Long-Term Care Commission: Caregivers Should Be Paid At Least 125% of Minimum Wage

In order to attract caregivers into the home care workforce, one state’s labor commission is calling for something radical: a requirement to ensure they’re paid at least 125% of the state’s existing minimum wage.

Overall, state-mandated minimum wage hikes have become somewhat commonplace in recent years. At least 21 states, for example, started 2020 with higher minimum wages than the previous year.

A legally mandated home care-specific boost to a given minimum wage, however, is a relatively new concept.

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Maine’s Commission to Study Long-term Care Workforce Issues, a group established in 2019 to study direct care labor shortages, shared its recommendation in a new report issued Tuesday.

The Maine legislature’s Health and Human Services Committee voted unanimously to push forward accompanying legislation that would back the proposal on the same day.

Raising caregiver wages is just one of a number of recommendations made by the commission.

The group also called for a public service campaign that promotes direct care worker jobs as a viable career option, industry-specific state-sponsored job fairs, direct care worker training and education programs, and student loan repayment eligibility. The commission also recommended the creation of a long-term care workforce oversight committee.

The commission’s recommendations have drawn support from the Home Care & Hospice Alliance of Maine, a statewide nonprofit trade association.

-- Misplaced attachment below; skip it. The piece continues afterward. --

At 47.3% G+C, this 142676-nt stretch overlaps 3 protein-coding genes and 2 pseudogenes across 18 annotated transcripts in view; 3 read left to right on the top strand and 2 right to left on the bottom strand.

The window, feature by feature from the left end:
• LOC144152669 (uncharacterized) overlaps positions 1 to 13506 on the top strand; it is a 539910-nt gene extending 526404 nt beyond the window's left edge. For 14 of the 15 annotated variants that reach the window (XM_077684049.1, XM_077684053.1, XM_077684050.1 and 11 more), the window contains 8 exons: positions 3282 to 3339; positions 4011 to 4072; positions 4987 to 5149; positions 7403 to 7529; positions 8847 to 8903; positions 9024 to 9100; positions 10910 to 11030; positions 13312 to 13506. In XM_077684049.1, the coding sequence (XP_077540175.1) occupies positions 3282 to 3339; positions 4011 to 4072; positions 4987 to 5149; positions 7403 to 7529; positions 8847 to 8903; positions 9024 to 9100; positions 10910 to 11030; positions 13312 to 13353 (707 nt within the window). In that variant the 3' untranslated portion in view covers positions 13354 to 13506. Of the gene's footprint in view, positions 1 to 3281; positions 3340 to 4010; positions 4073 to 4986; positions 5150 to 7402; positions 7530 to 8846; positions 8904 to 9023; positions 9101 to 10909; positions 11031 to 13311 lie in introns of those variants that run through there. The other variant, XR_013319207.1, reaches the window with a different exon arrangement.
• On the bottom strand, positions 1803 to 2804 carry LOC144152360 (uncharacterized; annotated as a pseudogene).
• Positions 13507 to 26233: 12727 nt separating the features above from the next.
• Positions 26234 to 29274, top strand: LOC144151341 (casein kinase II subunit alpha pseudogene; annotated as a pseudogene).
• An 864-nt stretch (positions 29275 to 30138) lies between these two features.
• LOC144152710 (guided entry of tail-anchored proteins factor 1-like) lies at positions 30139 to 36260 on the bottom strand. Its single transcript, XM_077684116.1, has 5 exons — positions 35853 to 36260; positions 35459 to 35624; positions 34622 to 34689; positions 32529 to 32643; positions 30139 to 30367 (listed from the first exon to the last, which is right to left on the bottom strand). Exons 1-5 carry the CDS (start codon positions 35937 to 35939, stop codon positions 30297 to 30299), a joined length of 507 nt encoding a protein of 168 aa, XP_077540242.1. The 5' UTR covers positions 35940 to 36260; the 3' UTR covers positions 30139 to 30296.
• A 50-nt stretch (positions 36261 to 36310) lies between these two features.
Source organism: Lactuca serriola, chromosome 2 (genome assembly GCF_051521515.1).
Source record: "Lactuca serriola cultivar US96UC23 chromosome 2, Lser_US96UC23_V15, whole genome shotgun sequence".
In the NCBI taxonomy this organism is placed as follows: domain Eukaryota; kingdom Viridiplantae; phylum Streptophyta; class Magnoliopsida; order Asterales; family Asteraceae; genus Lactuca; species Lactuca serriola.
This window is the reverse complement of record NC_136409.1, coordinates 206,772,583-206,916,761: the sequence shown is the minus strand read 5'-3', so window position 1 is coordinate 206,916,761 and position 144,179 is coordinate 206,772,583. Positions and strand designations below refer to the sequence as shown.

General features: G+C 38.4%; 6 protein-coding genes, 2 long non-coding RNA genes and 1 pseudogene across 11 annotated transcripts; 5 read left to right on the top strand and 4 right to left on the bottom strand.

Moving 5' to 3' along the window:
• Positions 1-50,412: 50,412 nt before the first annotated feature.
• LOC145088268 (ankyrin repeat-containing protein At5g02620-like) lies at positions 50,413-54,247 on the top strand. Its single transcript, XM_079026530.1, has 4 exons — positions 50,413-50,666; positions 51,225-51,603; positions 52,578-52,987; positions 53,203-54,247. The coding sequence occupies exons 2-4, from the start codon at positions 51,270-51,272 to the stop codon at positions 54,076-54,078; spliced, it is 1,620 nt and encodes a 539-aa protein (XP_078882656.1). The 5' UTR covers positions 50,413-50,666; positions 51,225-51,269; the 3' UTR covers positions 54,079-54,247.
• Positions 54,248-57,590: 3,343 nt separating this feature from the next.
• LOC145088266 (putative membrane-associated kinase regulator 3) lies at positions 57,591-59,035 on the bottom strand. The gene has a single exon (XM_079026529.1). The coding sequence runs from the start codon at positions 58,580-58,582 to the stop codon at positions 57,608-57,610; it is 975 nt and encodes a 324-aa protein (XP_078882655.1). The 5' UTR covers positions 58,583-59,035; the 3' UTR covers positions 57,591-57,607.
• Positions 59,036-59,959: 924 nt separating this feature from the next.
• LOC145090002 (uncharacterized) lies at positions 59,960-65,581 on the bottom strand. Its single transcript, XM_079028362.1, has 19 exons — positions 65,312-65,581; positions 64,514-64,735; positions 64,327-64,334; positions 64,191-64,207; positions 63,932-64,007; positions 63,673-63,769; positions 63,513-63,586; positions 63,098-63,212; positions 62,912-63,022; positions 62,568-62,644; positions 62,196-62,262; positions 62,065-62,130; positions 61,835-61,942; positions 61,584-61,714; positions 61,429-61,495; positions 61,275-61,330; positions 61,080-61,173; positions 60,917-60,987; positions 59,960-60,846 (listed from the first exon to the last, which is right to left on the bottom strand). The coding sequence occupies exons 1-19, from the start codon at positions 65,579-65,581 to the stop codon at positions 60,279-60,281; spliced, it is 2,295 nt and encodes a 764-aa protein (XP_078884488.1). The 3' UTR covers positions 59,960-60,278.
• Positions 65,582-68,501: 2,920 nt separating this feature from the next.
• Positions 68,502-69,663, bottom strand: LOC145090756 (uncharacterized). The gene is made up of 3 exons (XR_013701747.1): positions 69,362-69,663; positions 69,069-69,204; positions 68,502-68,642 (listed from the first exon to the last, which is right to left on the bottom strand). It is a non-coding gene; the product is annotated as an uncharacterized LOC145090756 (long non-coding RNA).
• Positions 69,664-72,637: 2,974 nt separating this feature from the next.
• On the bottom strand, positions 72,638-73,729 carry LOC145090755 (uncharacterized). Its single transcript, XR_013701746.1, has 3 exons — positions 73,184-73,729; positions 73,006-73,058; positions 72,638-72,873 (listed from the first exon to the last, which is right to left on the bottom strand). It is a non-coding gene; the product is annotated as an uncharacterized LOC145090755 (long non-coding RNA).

“We need to be competitive in order to attract and retain workers to our industry,” Laurie J. Belden, executive director of Home Care & Hospice Alliance of Maine, told Home Health Care News in an email. “It’s also time we value and appreciate the role of direct care workers and being able to offer them a living wage with benefits is the first step.”

In addition to the previously mentioned plans, the long-term care commission also called for an increase in Medicaid reimbursement rates to better reflect providers’ costs. Nationwide, the delivery of home care is becoming more expensive, propelled upward by minimum wage hikes, more paid-time-off rules, electronic visit verification (EVV) requirements and background checks.

While the Home Care & Hospice Alliance of Maine was supportive of the proposal, it did so partially under the notion that home care wages would rise in tandem with reimbursement rates. If that didn’t happen, a caregiver floor wage of 125% of Maine’s minimum wage would likely prove catastrophic for home care providers.

Just last week, the Farmingdale, Maine-based nonprofit Home Care for Maine announced it would be closing its doors in April due to financial troubles brought on by a recent minimum wage raise. The shutdown will leave almost 600 patients without home care.

In 2017, Maine’s minimum wage increased from $7.50 to $9.00; it then spiked to $10.00 in 2018 and to $11.00 the following year. Currently, the state’s minimum wage is $12.00, a result of another hike in 2020.

For context, 125% of Maine’s 2020 minimum wage would mean a caregiver baseline of at least $15 an hour.

“The MaineCare reimbursement rate has not been adjusted to keep pace with Maine’s annual minimum wage increases, a wage that has increased 60% since 2016 — let alone new government mandates such as health insurance and electronic reporting,” Belden said.

The accompanying bill introduced Tuesday manages to address both caregiver concerns and rate reimbursement concerns, according to Belden.

“It requires direct care workers across the long-term care spectrum to be paid no less than 125% of minimum wage, and it requires the Department of Health and Human Services to adopt rules that take into account the cost of this increased wage in its reimbursement rates,” she said. “Many providers serve primarily MaineCare recipients – and getting the reimbursement rates better aligned with the cost of delivering care is essential to remain viable and sustainable.”

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